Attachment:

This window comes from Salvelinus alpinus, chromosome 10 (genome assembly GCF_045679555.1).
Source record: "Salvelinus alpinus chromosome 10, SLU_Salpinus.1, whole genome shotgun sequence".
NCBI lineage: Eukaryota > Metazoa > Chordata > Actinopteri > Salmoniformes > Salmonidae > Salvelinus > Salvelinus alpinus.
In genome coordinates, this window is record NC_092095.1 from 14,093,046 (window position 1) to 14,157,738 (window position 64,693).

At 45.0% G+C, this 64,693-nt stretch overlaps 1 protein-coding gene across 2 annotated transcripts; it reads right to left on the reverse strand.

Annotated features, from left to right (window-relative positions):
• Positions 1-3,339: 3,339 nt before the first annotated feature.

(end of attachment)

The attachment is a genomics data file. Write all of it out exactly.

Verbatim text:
This window comes from Salvelinus alpinus, chromosome 10 (genome assembly GCF_045679555.1).
Source record: "Salvelinus alpinus chromosome 10, SLU_Salpinus.1, whole genome shotgun sequence".
NCBI lineage: Eukaryota > Metazoa > Chordata > Actinopteri > Salmoniformes > Salmonidae > Salvelinus > Salvelinus alpinus.
In genome coordinates, this window is record NC_092095.1 from 14,093,046 (window position 1) to 14,157,738 (window position 64,693).

At 45.0% G+C, this 64,693-nt stretch overlaps 1 protein-coding gene across 2 annotated transcripts; it reads right to left on the reverse strand.

Annotated features, from left to right (window-relative positions):
• Positions 1-3,339: 3,339 nt before the first annotated feature.